This is what the 500th Bomb Squadron was doing in Dec., some 75 years ago:

7 December, 1942: The first flight crew training begins at Columbia (SC) Army Air Base with new pilots arriving from Williams Field, Arizona. During the rest of the month the crews practiced navigation, gunnery, bombing and gaining experience in the B-25.

2-21 December, 1943: The 345th Bomb Group entered the Western New Britain Offensive. In early December the 500th joined the other three Group squadrons on sweeps along the Borgen Bay area, just east of Cape Gloucester, hitting supply dumps and suspected enemy troop positions. The 500th and the other squadrons continued pounding the same general area for more than two weeks.

22 December, 1943: The 500th and other Group squadrons attacked Wewak. The 500th and 498th swung wide of the main formations, hitting the AA positions, then attacking three merchant ships in the harbor. The 500th’s Capt. Keith Dougherty, swinging his flight wide to the left bombed and strafed enemy AA positions on Wewak Point. Upon seeing an Oscar taking off, he zeroed in on the aircraft and pulled the trigger, but the guns failed to fire, allowing the enemy aircraft to escape. As Dougherty exited the target area, a Japanese fighter attacked from the front, hitting Dougherty’s B-25 in several places. Even though wounded in the face and neck, the turret gunner, Sgt. Jonas Weimer, remained at his guns and was able to splash the fighter with some hits.

The flak over the target area was the most intense and accurate the 500th and Group had ever encountered over Wewak. 1/Lt. George I. Davis, flying SNAFU, took a shell burst directly in front of him, with some shrapnel going through the pilot’s windshield, crossing the cockpit, cutting off two of the copilot’s fingers and lodging in the right engine nacelle.

23 December, 1943: The 500th and other Group squadrons staged to Horanda strip at Dobodura (New Guinea) for another mission to New Britain, but the mission was cancelled and the crews were told to stay there for upcoming missions.

24 December, 1943: The 500th made a sweep mission of the Cape Gloucester area, which served as a dress rehearsal for a mission in support of the U.S. Marine landing that was to take place two days later.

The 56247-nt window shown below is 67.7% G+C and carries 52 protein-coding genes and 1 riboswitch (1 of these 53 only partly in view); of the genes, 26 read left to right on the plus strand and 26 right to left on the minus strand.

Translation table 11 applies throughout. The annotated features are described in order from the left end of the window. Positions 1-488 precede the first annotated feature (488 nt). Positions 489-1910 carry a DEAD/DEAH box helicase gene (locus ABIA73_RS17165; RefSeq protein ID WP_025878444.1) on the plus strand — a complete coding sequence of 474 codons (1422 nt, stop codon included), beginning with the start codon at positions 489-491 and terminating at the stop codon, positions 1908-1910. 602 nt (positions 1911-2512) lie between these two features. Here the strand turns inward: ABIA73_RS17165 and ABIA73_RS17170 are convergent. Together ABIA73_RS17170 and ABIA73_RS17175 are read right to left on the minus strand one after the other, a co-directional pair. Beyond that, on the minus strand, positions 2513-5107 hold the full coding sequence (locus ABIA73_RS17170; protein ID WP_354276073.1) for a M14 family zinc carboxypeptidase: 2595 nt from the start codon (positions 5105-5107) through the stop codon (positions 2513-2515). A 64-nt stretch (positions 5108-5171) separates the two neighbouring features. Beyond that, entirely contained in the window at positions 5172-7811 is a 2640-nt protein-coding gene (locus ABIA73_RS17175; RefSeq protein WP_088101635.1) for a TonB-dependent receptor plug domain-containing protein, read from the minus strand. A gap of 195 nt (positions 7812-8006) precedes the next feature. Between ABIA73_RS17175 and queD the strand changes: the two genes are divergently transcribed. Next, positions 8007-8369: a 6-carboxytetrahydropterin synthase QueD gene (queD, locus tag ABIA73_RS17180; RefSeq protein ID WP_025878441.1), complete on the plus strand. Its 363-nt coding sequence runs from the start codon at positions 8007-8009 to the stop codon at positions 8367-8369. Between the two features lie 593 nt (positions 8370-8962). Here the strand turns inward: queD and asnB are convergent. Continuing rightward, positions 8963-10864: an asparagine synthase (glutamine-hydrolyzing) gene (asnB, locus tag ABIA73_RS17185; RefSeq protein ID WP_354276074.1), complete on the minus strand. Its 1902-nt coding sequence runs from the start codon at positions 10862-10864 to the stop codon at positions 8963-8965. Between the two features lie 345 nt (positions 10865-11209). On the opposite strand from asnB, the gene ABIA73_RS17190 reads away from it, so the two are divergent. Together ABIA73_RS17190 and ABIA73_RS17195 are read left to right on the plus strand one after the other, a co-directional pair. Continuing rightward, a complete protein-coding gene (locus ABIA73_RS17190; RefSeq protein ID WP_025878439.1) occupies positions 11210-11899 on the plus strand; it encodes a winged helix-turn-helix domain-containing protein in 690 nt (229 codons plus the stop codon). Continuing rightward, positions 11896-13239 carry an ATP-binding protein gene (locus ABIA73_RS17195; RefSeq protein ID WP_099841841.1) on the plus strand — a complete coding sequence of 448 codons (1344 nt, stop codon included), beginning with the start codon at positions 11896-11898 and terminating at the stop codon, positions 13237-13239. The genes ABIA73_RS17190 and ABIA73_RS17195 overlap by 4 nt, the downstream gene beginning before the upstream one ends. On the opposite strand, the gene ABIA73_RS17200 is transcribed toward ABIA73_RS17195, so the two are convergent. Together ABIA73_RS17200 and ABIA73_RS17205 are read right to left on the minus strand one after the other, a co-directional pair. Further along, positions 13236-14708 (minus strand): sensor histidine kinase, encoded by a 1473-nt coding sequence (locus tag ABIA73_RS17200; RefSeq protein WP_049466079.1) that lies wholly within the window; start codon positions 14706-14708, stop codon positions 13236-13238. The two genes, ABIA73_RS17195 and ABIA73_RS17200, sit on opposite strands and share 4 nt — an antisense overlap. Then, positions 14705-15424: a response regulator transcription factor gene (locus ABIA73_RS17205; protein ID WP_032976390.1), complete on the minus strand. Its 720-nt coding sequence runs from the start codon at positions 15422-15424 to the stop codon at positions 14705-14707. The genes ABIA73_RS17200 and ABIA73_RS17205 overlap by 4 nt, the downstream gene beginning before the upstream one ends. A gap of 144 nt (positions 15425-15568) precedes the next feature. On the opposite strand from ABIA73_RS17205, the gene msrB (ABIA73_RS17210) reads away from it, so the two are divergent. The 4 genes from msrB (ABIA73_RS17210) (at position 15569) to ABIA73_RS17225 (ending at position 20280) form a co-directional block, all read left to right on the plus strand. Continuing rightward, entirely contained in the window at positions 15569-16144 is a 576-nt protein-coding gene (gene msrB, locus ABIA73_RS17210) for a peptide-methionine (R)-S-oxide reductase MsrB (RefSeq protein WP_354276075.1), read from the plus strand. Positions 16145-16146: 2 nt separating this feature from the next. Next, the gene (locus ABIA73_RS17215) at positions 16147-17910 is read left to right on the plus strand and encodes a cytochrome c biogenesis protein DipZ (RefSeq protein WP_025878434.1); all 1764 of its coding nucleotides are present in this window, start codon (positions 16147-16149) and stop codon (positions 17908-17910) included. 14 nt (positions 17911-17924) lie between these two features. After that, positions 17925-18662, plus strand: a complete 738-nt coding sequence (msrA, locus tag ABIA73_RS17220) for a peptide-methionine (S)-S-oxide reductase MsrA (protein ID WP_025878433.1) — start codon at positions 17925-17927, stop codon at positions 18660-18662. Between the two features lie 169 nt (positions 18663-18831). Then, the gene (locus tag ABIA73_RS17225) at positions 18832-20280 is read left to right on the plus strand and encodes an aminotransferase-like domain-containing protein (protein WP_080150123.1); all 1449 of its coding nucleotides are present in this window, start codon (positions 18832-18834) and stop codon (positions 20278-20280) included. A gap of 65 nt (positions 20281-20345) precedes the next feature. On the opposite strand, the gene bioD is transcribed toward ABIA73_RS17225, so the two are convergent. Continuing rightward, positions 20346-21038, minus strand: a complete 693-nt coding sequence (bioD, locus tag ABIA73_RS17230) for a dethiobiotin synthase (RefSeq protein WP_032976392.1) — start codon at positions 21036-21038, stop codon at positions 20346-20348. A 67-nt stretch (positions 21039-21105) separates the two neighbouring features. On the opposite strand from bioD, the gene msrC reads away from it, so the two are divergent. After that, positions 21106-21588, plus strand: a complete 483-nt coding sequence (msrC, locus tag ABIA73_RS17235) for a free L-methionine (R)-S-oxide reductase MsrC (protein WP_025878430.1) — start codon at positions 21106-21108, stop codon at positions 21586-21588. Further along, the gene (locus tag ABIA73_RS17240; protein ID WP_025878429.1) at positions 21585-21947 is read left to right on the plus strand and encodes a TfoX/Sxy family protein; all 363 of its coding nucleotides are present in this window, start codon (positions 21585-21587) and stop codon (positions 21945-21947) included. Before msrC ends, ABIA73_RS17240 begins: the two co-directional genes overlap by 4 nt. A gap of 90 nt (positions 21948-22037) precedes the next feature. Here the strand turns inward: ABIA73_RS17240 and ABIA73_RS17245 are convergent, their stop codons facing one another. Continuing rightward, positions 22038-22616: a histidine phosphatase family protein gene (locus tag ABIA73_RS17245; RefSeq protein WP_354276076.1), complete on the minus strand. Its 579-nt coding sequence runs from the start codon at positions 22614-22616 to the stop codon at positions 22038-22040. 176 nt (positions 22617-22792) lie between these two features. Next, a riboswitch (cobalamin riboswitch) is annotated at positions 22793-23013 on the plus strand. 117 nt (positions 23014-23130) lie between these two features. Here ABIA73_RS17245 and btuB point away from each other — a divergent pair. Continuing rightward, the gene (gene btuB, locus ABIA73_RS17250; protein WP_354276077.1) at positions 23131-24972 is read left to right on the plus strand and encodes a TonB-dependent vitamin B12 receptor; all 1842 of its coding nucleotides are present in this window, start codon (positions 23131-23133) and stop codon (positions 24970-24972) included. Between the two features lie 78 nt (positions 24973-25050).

25 December, 1943: On this Christmas morning the 500th dropped bombs on Yellow Beach, Target Hill and the surrounding area of Cape Gloucester. Meanwhile the non-flying Rough Raiders had a fine holiday dinner with all the trimmings, which the flight crews enjoyed upon their return from the morning mission.

26 December, 1943: The 500th supported the U.S. Marine Beachhead invasion with 100-pound white phosphorous bombs and strafing their assigned targets in the Cape Gloucester area. Later that afternoon the 500th again joined the Group in attacking Cape Gloucester and providing continuing support for the Marine landing. This time a Japanese air attack was under way and U.S. Marine gunners mistook the B-25s for enemy aircraft. As a result, the B-25 piloted by the 500th’s 1/Lt William T. Kyser, which was apparently hit by fire from our own troops, erupted in flames, flipped over and crashed into the water a half mile off shore.

The 500th’s second flight, led by Group Commander, Colonel Clint True, was riddled by machine gun and 20mm cannon fire, causing the plane to lose speed and burst into flame. He made a successful ditching about 6 miles from the point where he was hit. He and all of his crew slowly made their way to shore and during the night landed on the beach where U.S. Marines met them.

2 December, 1944: After taking off from Biak, pilot 2/Lt Purrine C. Reed apparently ran into prop wash of the B-25 that had preceded him. At about 200 feet, his B-25 went into a steep bank, stalled out, flipped over and crashed into the sea, killing all six crewmembers on board.

12-25 December, 1944: The 500th and the other 345th Group squadrons made raids on various targets in the Mindanao area.

27 December, 1944: The 500th was ordered to dispatch six planes on an early morning flight to Leyte, where they would meet aircraft of the other 345th Group squadrons. These crews expected to attack a Japanese Task Force, but the mission was eventually cancelled. Because of the need for more air strength in the area, it was decided to retain the group at Leyte.

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